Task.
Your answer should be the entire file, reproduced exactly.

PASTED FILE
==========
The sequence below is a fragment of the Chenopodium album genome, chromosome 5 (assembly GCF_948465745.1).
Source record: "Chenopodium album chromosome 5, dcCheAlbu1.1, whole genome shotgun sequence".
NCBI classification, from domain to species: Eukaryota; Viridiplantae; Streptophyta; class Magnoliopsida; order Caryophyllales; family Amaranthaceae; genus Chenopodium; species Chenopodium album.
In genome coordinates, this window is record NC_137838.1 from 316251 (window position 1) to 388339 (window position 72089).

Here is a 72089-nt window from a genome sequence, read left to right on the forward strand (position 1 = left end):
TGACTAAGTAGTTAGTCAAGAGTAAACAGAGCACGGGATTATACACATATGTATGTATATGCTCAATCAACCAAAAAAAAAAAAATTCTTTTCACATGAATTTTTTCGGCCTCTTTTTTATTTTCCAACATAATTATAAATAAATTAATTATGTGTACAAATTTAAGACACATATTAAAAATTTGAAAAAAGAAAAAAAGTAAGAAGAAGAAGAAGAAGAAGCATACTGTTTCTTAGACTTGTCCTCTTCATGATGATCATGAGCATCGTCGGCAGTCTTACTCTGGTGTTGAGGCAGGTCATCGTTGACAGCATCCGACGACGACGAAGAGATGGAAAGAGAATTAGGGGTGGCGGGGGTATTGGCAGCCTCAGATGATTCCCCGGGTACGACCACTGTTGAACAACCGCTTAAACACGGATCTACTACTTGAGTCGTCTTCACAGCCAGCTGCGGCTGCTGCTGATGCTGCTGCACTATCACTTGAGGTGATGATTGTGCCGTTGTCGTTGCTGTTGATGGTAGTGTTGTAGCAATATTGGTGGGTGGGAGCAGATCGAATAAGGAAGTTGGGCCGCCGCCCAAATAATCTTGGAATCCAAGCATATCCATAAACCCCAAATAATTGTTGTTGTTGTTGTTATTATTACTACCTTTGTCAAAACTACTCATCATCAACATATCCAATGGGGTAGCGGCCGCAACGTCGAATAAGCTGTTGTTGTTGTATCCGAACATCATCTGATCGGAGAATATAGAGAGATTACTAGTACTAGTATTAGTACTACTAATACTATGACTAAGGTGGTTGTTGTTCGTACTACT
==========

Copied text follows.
The sequence below is a fragment of the Chenopodium album genome, chromosome 5 (assembly GCF_948465745.1).
Source record: "Chenopodium album chromosome 5, dcCheAlbu1.1, whole genome shotgun sequence".
NCBI classification, from domain to species: Eukaryota; Viridiplantae; Streptophyta; class Magnoliopsida; order Caryophyllales; family Amaranthaceae; genus Chenopodium; species Chenopodium album.
In genome coordinates, this window is record NC_137838.1 from 316251 (window position 1) to 388339 (window position 72089).

Here is a 72089-nt window from a genome sequence, read left to right on the forward strand (position 1 = left end):
TGACTAAGTAGTTAGTCAAGAGTAAACAGAGCACGGGATTATACACATATGTATGTATATGCTCAATCAACCAAAAAAAAAAAAATTCTTTTCACATGAATTTTTTCGGCCTCTTTTTTATTTTCCAACATAATTATAAATAAATTAATTATGTGTACAAATTTAAGACACATATTAAAAATTTGAAAAAAGAAAAAAAGTAAGAAGAAGAAGAAGAAGAAGCATACTGTTTCTTAGACTTGTCCTCTTCATGATGATCATGAGCATCGTCGGCAGTCTTACTCTGGTGTTGAGGCAGGTCATCGTTGACAGCATCCGACGACGACGAAGAGATGGAAAGAGAATTAGGGGTGGCGGGGGTATTGGCAGCCTCAGATGATTCCCCGGGTACGACCACTGTTGAACAACCGCTTAAACACGGATCTACTACTTGAGTCGTCTTCACAGCCAGCTGCGGCTGCTGCTGATGCTGCTGCACTATCACTTGAGGTGATGATTGTGCCGTTGTCGTTGCTGTTGATGGTAGTGTTGTAGCAATATTGGTGGGTGGGAGCAGATCGAATAAGGAAGTTGGGCCGCCGCCCAAATAATCTTGGAATCCAAGCATATCCATAAACCCCAAATAATTGTTGTTGTTGTTGTTATTATTACTACCTTTGTCAAAACTACTCATCATCAACATATCCAATGGGGTAGCGGCCGCAACGTCGAATAAGCTGTTGTTGTTGTATCCGAACATCATCTGATCGGAGAATATAGAGAGATTACTAGTACTAGTATTAGTACTACTAATACTATGACTAAGGTGGTTGTTGTTCGTACTACT